The recent climate changes are affecting key elements of our ecosystem such as tropical forest, deserts, and coral reefs. Corals are living organisms, closely related to jellyfish that live in colonies. The size of those colonies can vary, the largest coral reef to date, the great barrier is estimated to stretch over 2300 kilometers. There are around 6000 different species of corals around the world that can be categorized into two types: hard corals and soft corals. The single units that populate these colonies are referred to as coral polyps. The threshold for reef survival is very slim. The optimal temperature for coral is between 23 and
29 degrees celsius and can only grow in a PH between 8.1 and 8.4. Throughout the years many researchers and designers have collaborated to counteract reef extensions by designing artificial ones. Projects like Coral Carbonate engineered 3D printed scaffolds that are meant to populate the oceans and house the aquatic lives that live within the reefs. In an effort to push this line of research, Beyond Corals will focus on creating ecosystem pods.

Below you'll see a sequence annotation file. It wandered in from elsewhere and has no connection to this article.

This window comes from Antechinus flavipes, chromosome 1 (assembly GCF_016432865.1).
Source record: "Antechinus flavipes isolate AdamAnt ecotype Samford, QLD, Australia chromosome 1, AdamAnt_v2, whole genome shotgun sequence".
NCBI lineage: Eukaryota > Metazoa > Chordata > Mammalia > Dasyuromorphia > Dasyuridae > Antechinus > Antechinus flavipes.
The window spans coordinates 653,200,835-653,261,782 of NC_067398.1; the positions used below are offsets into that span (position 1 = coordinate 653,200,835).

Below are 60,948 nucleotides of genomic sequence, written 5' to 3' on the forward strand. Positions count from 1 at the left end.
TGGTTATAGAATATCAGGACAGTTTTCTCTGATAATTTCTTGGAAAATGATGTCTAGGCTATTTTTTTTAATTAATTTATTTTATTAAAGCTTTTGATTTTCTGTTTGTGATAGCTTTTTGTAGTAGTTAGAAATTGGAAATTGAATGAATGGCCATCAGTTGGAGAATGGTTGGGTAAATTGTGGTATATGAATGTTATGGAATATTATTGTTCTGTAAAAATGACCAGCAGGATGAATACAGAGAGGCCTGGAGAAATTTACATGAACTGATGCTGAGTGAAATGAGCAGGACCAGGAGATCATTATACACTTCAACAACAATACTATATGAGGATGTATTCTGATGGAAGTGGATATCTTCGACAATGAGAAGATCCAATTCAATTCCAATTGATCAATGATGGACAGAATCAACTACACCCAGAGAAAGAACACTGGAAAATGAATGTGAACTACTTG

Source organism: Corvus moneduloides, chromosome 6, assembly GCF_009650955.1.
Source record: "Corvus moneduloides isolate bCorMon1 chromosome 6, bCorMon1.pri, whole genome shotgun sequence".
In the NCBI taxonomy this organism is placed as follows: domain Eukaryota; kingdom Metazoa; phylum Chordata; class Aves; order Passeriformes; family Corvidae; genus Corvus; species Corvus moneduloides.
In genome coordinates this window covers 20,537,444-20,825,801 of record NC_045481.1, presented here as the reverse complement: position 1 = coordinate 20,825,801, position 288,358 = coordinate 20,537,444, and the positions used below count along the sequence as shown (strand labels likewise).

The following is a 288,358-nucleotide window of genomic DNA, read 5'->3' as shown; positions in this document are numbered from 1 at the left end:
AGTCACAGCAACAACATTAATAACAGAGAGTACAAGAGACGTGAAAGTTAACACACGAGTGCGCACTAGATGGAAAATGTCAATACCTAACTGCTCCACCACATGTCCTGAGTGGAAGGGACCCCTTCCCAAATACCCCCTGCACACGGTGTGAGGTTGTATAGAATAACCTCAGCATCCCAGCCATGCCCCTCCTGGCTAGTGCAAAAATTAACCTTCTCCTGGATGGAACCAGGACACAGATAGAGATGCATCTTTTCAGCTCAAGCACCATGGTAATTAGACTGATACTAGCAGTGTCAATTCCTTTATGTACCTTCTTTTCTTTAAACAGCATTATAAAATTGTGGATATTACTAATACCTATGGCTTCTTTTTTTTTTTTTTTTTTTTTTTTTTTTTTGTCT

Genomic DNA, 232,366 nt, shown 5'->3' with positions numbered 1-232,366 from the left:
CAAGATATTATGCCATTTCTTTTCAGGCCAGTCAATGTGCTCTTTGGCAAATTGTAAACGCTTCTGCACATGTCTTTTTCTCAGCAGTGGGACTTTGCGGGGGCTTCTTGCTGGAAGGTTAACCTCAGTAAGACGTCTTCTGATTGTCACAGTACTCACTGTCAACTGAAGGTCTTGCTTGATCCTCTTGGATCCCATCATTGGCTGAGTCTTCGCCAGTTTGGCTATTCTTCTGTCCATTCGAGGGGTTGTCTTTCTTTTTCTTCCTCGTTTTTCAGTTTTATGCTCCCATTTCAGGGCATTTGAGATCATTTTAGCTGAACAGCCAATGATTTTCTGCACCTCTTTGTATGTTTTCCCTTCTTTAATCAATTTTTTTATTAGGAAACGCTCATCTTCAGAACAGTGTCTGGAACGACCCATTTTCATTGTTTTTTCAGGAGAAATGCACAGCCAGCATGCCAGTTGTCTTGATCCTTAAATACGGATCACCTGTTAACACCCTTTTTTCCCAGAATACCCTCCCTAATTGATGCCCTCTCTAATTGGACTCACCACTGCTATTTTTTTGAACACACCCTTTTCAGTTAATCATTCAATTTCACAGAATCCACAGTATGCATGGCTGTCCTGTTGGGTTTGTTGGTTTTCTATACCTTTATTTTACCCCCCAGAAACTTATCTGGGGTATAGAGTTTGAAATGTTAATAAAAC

Healthy coral reefs provide:

– Habitat, feeding, spawning, and nursery grounds for
over 1 million aquatic species, including commercially
harvested fish species.

– Food for people living near coral reefs, especially on
small islands.

– Recreation and tourism opportunities, such as fishing,
scuba diving, and snorkeling, which contribute billions
of dollars to local economies.

– Protection of coastal infrastructure and prevention of
loss of life from storms, tsunamis, floods, and erosion.
– Sources of new medicines that can be used to treat
diseases and other health problems.

  • Coral skeletons are made of aragonite, a form
    of calcium carbonate. Corals grow their skeletons
    upward by stacking bundles of aragonite
    crystals on top of each other.

  • Laboratory experiments and field studies have
    been ambiguous, showing clear impacts of
    ocean acidification on skeletal growth in some
    cases but not in others. The new research
    suggests this inconsistency reflects the complexity
    of coral skeleton growth.

  • The pH value is an important value in reef keeping
    which often is neglected. The optimum pH
    value for a reef tank is between 8.1 and 8.4, and
    preferably as stable as possible.


Material testing

Extrusion test


Final iteration